We kicked off the first press night of the spring season with the smash hit comedy Thoroughly Modern Millie, set in New York in 1922, which is based on the award-winning film which starred Julie Andrews in 1967, before it hit Broadway as a musical in 2002.
It tells the story of Millie Dillmount, played by professional dancer Joanne Clifton who is best known as last year’s winner of Strictly Come Dancing. Millie is a small town girl from Kansas, who ventures off to the bright lights of New York City following her dream to marry for money, instead of love – not too sure how modern that is for 1922.
Within minutes of Millie arriving in New York she has her purse stolen, and meets Jimmy Smith (Sam Barrett) who quickly feels sorry for her. To help, he writes a local hotel address on her arm, a place for aspiring actresses and orphans run by Mrs Meers (Lucas Rush).
Unknown to Millie, Mrs Meers is running a slavery business from the hotel, with residents randomly disappearing without question. I warmed to her instantly as she brought a comedy element to the show, although now and again her accent was hard to understand , but not enough to lose you. Her two workers, Ching Ho (Damian Bunhagiar) and Bun Foo (Andy Yau), went along with her underground business in hope that they would be reunited with their mother as promised. As a lot of the speech was in Chinese, a small screen was mounted at the top of the stage displaying English subtitles. Unfortunately the screen was so small I had to ask my friend if she was able to read it.
For a musical that I was really looking forward to, I was disappointed as it lacked a certain something at the start. The first few numbers didn’t grab my attention but twenty minutes later, once we had got to know more characters and the story unfolded, I was soon eager to see what would happen next.
As the show went on it was clear to see this was a very talented cast. The powerful voices, and energetic choreographed toe tapping dance routines were fantastic, not to mention the dazzling 1920’s costumes. The costumes took me back to when I was young and wanted to dress up like that – who I am kidding, I still want to dress up like that!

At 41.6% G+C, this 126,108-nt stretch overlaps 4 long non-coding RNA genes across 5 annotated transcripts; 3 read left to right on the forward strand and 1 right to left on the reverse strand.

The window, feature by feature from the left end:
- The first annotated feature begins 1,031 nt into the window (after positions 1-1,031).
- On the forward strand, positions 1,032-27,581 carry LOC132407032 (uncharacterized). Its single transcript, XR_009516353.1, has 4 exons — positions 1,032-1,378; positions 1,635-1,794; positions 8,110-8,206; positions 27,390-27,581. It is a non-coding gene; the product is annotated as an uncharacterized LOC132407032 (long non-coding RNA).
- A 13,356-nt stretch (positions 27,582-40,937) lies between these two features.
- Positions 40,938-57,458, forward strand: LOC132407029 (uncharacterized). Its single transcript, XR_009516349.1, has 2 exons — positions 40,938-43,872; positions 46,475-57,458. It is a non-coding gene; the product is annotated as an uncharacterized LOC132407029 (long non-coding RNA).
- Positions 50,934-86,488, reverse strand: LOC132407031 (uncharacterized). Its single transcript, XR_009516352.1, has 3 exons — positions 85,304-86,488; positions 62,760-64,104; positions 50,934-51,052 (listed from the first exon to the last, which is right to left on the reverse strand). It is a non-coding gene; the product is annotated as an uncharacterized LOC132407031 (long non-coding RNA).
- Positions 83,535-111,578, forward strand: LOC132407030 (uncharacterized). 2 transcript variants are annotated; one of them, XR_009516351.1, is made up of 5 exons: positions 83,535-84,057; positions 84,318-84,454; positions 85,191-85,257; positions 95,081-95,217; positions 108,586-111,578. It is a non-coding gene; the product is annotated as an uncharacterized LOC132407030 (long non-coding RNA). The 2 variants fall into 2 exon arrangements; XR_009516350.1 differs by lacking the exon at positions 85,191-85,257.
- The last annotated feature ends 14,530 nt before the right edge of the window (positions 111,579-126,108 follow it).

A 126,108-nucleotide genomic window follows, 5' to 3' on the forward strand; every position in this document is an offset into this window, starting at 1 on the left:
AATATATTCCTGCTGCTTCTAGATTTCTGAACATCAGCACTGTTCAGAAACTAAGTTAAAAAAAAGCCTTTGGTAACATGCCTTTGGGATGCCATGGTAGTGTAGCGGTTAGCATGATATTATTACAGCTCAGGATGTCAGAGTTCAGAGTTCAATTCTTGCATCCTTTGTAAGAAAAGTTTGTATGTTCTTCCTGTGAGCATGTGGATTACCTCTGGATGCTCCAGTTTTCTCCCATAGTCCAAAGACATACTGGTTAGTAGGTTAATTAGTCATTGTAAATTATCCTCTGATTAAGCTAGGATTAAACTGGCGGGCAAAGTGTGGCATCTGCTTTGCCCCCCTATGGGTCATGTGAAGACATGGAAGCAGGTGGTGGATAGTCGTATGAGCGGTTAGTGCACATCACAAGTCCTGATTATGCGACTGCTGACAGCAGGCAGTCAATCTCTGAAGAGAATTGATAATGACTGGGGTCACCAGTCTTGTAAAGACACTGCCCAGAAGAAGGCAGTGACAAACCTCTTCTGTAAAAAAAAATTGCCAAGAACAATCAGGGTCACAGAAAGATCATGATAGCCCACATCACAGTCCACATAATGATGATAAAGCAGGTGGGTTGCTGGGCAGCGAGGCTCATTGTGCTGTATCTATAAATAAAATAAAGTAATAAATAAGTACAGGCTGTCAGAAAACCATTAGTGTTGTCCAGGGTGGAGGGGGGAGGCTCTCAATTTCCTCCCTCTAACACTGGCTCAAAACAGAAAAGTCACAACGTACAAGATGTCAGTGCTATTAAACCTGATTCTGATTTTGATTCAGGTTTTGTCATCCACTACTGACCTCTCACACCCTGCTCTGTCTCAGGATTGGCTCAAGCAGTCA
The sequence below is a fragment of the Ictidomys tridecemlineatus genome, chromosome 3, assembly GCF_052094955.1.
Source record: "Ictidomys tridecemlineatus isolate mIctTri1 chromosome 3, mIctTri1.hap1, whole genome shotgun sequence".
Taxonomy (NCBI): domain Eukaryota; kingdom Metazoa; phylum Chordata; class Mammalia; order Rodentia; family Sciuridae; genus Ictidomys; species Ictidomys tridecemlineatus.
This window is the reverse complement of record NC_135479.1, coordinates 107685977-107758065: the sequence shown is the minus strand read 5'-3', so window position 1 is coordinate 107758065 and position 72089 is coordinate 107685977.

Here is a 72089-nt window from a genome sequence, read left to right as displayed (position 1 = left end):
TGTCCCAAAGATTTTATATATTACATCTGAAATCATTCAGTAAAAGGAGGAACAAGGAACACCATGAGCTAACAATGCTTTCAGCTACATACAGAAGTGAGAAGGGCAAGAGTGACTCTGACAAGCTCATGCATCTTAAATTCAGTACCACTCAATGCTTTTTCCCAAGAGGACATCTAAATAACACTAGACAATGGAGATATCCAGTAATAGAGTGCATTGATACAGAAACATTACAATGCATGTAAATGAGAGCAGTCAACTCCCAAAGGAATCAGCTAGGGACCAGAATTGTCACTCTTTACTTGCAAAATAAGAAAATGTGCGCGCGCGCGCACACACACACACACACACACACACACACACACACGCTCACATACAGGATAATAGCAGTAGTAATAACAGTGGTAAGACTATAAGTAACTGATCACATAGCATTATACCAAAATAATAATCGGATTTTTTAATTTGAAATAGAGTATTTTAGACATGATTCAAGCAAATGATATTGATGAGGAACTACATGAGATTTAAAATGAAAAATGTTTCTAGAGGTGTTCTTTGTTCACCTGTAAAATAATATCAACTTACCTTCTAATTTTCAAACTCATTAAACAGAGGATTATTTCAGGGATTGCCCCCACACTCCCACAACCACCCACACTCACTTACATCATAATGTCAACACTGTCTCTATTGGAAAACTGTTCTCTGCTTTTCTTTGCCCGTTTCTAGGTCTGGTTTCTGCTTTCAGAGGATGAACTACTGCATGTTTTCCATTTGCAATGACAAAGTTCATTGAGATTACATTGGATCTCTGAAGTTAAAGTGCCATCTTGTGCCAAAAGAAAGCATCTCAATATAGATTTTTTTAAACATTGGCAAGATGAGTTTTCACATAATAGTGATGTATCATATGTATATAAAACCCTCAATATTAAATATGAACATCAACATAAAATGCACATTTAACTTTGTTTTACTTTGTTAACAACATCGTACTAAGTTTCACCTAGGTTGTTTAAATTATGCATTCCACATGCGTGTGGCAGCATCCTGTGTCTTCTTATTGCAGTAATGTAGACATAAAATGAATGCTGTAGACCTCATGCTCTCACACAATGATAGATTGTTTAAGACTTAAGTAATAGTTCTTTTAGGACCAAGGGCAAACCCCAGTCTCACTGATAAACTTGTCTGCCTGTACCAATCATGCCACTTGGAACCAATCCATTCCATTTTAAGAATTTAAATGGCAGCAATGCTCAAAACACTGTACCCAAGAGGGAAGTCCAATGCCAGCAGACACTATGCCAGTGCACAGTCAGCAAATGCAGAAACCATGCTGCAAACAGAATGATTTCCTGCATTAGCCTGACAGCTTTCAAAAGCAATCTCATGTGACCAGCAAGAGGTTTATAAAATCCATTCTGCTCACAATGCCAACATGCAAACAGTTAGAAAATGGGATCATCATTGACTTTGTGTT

Millie put all her efforts into trying to win over her boss, Mr Trevor Graydon (Graham MacDuff), a rich businessman who she planned was going to give her the life she thought she was after. He was one of my favourite characters and when he hit the bottle after having his heart broken by the gorgeous Miss Dorothy Brown (Lotty Somers) I don’t think I have ever found a drunken scene so funny, it certainly can’t be an easy part to play and in fact it felt so real that even the characters on stage began to laugh which made it all the more hilarious.
I have to give a huge shout out to Mussy Van Hossmere (Jenny Fitzpatrick) for her incredible performance and powerful voice! She felt like the mother of the show, someone with wisdom and guidance and a whole lot of va va voom!
What about Millie? I couldn’t fault her at all. She’s the star of the show for a reason. Her energy, facial expressions and charisma nailed it for me. Who knew she could sing as well as dance? What I like is the way she pulled off the funny, emotional and love scenes; and I can imagine that many women leaving will be wanting to cut their hair into a shiny sleek bob.
Parts of the show reminded me the musical Chicago, not only because of the 1920’s theme, but also because of the scenes behind bars. I’m sure anyone who loves Chicago as much as I do can relate to that. The office tap scene was another that stood out as being on point, and even though I haven’t left humming a song, I ended up tapping my way back to the car.
This classic, although not so modern production, will touch your heart, leave a smile on your face and a question in your heart “What would you marry for?”
Thoroughly Modern Millie runs until Saturday 1st April 2017 at the Aylesbury Waterside Theatre. Tickets are available from http://www.atgtickets.com/venues/aylesbury-waterside-theatre or call the Box Office on 0844 871 7607.